Adipose Tissue: Function, Location & Definition Video

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  • 0:00 Definition
  • 1:02 The Importance of Adipose
  • 3:04 Location of Adipose Tissue
  • 4:35 Adipose Distribution
  • 5:18 Lesson Summary
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Lesson Transcript
Instructor: Lori Holloway
Fat is the subject of daily discussion in this country. We understand it can carry tremendous health risks and could destroy our bodies, but surprisingly, it is essential for our daily function. In this lesson, we'll explore the answers behind the body tissue adipose - the connective tissue that contains fat - and see how it protects, warms, and fuels our daily lives.


Adipose is a loose connective tissue that fills up space between organs and tissues and provides structural and metabolic support. It is part of the nutrient glue that holds us all together. Adipose tissue is often referred to as fat. Although fat is the main component, it is not the only component found in the tissue.

White Adipose
White Adipose

All mammals possess both white and brown adipose. White adipose is the typical fat cell called an adipocyte. The adipocytes contain lipid droplets that fill the middle of the cell and are anchored by collagen fibers. Brown fat cells are smaller in size and quantity and derive their color from the high concentration of mitochondria for energy production and vascularization of the tissue. The lipid in brown fat is burned to provide high levels of energy as heat in animals who hibernate and infants who may need additional thermal protection.

The Importance of Adipose

Picture the typical Thanksgiving Day pickup football game in the Northeast section of the country. Two brothers line up on opposing teams so they can bruise each other like the good old days.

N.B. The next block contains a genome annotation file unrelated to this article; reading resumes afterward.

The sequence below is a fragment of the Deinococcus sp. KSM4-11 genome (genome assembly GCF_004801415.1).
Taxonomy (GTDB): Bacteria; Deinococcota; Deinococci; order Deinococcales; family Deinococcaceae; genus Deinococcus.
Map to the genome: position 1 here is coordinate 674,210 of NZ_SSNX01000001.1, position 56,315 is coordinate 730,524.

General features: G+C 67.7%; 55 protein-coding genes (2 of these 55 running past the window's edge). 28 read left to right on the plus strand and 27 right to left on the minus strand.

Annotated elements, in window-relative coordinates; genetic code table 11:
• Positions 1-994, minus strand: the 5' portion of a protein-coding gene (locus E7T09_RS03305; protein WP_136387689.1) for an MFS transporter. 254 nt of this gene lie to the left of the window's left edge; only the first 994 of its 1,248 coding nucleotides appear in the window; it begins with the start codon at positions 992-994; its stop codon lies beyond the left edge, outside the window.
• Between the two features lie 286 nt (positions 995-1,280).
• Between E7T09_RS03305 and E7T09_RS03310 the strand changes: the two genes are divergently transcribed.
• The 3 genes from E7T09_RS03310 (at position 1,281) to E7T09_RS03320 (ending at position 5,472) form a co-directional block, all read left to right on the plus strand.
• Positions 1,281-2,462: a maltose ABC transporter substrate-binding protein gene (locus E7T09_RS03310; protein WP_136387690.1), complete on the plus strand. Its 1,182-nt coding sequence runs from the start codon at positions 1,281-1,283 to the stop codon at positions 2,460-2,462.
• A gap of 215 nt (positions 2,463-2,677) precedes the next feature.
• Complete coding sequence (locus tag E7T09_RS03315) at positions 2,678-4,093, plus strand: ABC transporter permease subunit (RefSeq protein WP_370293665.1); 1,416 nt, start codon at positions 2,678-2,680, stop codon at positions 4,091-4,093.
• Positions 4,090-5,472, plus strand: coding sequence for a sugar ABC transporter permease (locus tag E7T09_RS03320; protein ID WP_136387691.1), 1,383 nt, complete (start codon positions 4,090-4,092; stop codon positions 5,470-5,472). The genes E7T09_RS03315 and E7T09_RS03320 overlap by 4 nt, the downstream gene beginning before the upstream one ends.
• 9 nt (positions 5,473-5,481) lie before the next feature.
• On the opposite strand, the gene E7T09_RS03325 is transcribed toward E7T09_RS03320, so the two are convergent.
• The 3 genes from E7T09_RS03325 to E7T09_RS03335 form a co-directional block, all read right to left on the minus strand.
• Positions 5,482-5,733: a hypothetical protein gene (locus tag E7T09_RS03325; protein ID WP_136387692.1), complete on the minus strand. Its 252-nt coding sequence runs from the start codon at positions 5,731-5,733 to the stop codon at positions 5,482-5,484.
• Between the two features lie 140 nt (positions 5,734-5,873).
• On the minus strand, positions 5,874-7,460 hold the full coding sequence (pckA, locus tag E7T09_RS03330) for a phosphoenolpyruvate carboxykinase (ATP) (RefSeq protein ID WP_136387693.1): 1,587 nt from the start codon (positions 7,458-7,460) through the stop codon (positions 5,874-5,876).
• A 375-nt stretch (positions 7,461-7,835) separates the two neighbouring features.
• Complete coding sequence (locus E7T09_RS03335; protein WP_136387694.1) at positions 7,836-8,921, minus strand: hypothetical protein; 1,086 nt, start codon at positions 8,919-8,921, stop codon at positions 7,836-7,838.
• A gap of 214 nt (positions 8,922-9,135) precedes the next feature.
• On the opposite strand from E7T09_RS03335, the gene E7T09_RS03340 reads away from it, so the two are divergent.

Which one will fare better during the battle? Will it be the skinny brother who doesn't have to carry extra weight around or the brother who has gained a few pounds while away at college? It may seem hard to believe, but the brother with a little more fat content will not be as sore and bruised the next day. Adipose tissue functions as a cushion against trauma for the tissues of the body. Many of the major organs are wrapped in a layer of visceral fat, deep inside, to protect the organs during physical trauma.

Which of our brothers will have better control over his body temperature during our chilly Thanksgiving Day football game? Again, the brother who has a higher fat percentage will be able to maintain his core body temperature without having to put on substantial layers of warm clothing. Adipose tissue functions as a natural thermal insulator.

Fat is one of the body's main sources of energy. Food that is eaten and not burned for fuel immediately is stored as fat in the adipocytes. It can be converted into fuel when the body runs out of immediate energy sources from carbohydrate materials. Converting fat into a usable fuel comes at a high cost, and the body must expend double the energy to convert it to fuel compared to carbohydrates or protein. Therefore, the brain generally will exhaust all other options of carbohydrates and protein sources first.

Fat that is burned for fuel has a long conversion time, meaning the activity must be sustained for a long period of time. And fuel needs a very high oxygen supply to convert it. Therefore, little fat will be burned during hard exercise over short time periods, like a football game. If the brothers wanted to burn their Thanksgiving fat, they'd be better off going for a long walk rather than a short, intense backyard football game.

Location of Adipose Tissue

Location of Adipose Tissue
integumentary system

Adipose tissue is found directly beneath the skin, between muscles, around the kidneys and heart, behind the eyeballs, and abdominal membranes. It serves as a layer of protection, absorbing shock potentially sustained by the tissue. Infants and young children will have a continuous layer of adipose tissue for protection while learning to be mobile that will thin as they grow into adolescence. The layer gives their body that round, plump appearance. This layer will also insulate the body, keeping the core body temperature at a regulated 98.6° Fahrenheit. This allows the body to maintain homeostatic balance.

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